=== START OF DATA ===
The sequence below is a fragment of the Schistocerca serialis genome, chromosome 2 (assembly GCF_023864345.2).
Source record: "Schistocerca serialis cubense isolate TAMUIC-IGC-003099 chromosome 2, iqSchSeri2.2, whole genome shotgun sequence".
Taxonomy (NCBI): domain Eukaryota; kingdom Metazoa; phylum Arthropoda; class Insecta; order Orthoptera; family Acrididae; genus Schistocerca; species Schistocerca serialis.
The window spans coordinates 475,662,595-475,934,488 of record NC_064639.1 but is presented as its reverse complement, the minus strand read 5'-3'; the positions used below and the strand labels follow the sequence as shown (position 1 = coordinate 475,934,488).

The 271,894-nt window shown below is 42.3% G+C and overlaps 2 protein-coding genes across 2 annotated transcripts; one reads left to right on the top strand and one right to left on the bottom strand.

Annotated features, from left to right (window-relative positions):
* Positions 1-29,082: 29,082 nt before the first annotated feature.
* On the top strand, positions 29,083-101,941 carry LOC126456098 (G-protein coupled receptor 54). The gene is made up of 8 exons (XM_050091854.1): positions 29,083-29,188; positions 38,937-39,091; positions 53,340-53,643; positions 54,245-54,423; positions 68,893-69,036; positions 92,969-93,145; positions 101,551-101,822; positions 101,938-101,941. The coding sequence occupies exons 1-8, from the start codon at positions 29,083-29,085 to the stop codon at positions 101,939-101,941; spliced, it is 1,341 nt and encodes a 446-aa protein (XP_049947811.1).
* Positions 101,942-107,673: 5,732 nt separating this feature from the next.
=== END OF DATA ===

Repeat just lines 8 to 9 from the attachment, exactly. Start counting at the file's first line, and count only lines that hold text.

* On the top strand, positions 29,083-101,941 carry LOC126456098 (G-protein coupled receptor 54). The gene is made up of 8 exons (XM_050091854.1): positions 29,083-29,188; positions 38,937-39,091; positions 53,340-53,643; positions 54,245-54,423; positions 68,893-69,036; positions 92,969-93,145; positions 101,551-101,822; positions 101,938-101,941. The coding sequence occupies exons 1-8, from the start codon at positions 29,083-29,085 to the stop codon at positions 101,939-101,941; spliced, it is 1,341 nt and encodes a 446-aa protein (XP_049947811.1).
* Positions 101,942-107,673: 5,732 nt separating this feature from the next.